The time the children will remain under the discipline of the playground and school, will afford all the opportunity that can be desired to create, cultivate, and establish, those habits and sentiments which tend to the welfare of the individual and of the community. And in conformity to this plan of proceeding, the precept which was given to the child of two years old, on coming into the playground, 'that he must endeavour to make his companions happy', is to be renewed and enforced on his entrance into the school: and the first duty of the schoolmaster will be to train his pupils to acquire the practice of always acting on this principle. It is a simple rule, the plain and obvious reasons for which children at an early age may be readily taught to comprehend, and as they advance in years, become familiarized with its practice, and experience the beneficial effects to themselves, they will better feel and understand all its important consequences to society.
Such then being the foundation on which the practical habits of the children are to be formed, we proceed to explain the superstructure.
In addition to the knowledge of the principle and practice of the above-mentioned precept, the boys and girls are to be taught in the school to read well, and to understand what they read; to write expeditiously a good legible hand; and to learn correctly, so that they may comprehend and use with facility the fundamental rules of arithmetic. The girls are also to be taught to sew, cut out, and make up useful family garments; and, after acquiring a sufficient knowledge of these, they are to attend in rotation in the public kitchen and eating rooms, to learn to prepare wholesome food in an economical manner, and to keep a house neat and well arranged.
It was said that the children are to be taught to read well, and to understand what they read.
In many schools, the children of the poor and labouring classes are never taught to understand what they read; the time therefore which is occupied in the mockery of the instruction is lost. In other schools, the children, through the ignorance of their instructors, are taught to believe without reasoning, and thus never to think or to reason correctly. These truly lamentable practices cannot fail to indispose, the young mind for plain, simple, and rational instruction.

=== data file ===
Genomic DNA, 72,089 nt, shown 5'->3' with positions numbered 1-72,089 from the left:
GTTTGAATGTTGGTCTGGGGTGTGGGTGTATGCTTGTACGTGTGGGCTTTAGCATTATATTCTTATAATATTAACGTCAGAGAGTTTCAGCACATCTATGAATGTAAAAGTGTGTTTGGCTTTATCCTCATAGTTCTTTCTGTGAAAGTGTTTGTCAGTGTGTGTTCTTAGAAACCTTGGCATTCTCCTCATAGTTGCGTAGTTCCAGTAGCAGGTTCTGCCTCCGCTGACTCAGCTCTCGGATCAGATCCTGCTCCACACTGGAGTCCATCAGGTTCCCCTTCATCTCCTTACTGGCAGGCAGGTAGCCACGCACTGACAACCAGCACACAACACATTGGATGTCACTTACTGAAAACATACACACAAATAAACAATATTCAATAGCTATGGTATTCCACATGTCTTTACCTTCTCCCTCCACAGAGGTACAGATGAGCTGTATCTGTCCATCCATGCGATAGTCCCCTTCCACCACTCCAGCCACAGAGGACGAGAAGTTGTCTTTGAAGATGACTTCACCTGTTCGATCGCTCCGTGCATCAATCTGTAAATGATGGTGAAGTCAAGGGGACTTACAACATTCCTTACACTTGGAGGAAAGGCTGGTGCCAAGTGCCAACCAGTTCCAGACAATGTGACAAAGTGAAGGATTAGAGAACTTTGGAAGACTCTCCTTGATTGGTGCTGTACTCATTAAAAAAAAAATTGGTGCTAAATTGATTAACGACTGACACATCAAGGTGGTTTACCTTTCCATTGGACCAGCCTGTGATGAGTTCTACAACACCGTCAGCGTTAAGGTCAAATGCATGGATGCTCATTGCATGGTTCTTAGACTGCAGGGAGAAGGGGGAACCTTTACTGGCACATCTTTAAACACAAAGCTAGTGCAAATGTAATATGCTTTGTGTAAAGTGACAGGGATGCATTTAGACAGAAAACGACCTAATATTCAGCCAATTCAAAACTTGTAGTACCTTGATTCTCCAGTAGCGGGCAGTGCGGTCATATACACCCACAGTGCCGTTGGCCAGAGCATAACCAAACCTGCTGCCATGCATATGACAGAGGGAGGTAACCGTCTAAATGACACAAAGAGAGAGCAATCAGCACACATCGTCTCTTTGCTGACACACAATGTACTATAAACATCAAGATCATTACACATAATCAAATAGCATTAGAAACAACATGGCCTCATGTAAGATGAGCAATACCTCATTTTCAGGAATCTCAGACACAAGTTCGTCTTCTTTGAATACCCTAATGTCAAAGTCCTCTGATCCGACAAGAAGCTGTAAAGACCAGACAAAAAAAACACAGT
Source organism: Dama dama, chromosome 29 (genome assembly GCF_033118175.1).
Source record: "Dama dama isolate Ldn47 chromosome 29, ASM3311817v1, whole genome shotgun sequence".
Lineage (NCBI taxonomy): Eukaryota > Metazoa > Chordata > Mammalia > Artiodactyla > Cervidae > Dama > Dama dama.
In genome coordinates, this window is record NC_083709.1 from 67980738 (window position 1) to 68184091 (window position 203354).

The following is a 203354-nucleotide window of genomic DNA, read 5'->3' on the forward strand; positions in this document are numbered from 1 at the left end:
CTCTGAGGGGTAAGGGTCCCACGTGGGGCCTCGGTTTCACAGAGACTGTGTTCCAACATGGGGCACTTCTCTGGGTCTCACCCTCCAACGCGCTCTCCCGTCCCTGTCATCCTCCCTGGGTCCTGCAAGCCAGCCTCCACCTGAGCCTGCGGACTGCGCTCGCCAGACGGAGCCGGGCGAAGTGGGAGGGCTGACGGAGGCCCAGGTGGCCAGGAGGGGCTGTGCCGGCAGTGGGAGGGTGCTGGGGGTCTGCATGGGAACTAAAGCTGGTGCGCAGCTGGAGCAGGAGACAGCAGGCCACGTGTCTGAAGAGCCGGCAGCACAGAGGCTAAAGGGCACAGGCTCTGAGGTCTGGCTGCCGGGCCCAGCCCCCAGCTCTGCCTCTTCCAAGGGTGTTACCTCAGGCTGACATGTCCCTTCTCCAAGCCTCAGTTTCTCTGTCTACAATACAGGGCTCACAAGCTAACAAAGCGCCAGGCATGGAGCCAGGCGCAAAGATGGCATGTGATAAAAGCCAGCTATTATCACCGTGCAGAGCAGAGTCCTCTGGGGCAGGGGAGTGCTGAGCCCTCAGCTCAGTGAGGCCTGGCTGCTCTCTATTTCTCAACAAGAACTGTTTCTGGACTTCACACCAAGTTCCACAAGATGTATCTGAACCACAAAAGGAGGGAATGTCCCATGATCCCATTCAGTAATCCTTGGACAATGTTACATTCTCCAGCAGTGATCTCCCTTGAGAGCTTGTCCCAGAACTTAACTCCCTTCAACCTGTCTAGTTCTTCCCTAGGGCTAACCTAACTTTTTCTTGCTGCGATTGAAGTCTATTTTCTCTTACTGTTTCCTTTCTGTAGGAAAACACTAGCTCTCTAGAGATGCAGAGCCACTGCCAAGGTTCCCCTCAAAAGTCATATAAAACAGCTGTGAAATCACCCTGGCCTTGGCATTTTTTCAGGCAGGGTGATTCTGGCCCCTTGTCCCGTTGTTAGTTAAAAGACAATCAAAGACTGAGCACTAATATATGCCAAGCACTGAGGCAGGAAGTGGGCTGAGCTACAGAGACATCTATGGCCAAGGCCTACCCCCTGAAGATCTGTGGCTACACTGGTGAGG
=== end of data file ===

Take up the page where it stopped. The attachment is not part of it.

The books by which it is now the common custom to teach children to read, inform them of anything except that which, at their age, they ought to be taught; hence the inconsistencies and follies of adults. It is full time that this system should be changed. Can man, when possessing the full vigour of his faculties, form a rational judgement on any subject, until he has first collected all the facts respecting it which are known? Has not this been, and will not this ever remain, the only path by which human knowledge can be obtained? Then children ought to be instructed on the same principles. They should first be taught the knowledge of facts, commencing with those which are most familiar to the young mind, and gradually proceeding to the most useful and necessary to be known by the respective individuals in the rank of life in which they are likely to be placed; and in all cases the children should have as clear an explanation of each fact as their minds can comprehend, rendering those explanations more detailed as the child acquires strength and capacity of intellect.
As soon as the young mind shall be duly prepared for such instruction, the master should not allow any opportunity to escape, that would enable him to enforce the clear and inseparable connection which exists between the interest and happiness of each individual and the interest and happiness of every other individual. This should be the beginning and end of all instruction; and by degrees it will be so well understood by his pupils, that they will receive the same conviction of its truth, that those familiar with mathematics now entertain of the demonstrations of Euclid. And when thus comprehended, the all prevailing principle of known life, the desire of happiness, will compel them without deviation to pursue it in practice.
It is much to be regretted that the strength and capacity of the minds of children are yet unknown; their faculties have been hitherto estimated by the folly of instruction which has been given to them; while, if they were never taught to acquire error, they would speedily exhibit such powers of mind, as would convince the most incredulous how much the human intellect has been injured by the ignorance of former and present treatment.
It is therefore indeed important that the mind from its birth should receive those ideas only which are consistent with each other, which are in unison with all the known facts of the creation, and which are therefore true. Now, however, from the day they are born, the minds of children are impressed with false notions of themselves and of mankind; and in lieu of being conducted into the plain path leading to health and happiness, the utmost pains are taken to compel them to pursue an opposite direction, in which they can attain only inconsistency and error.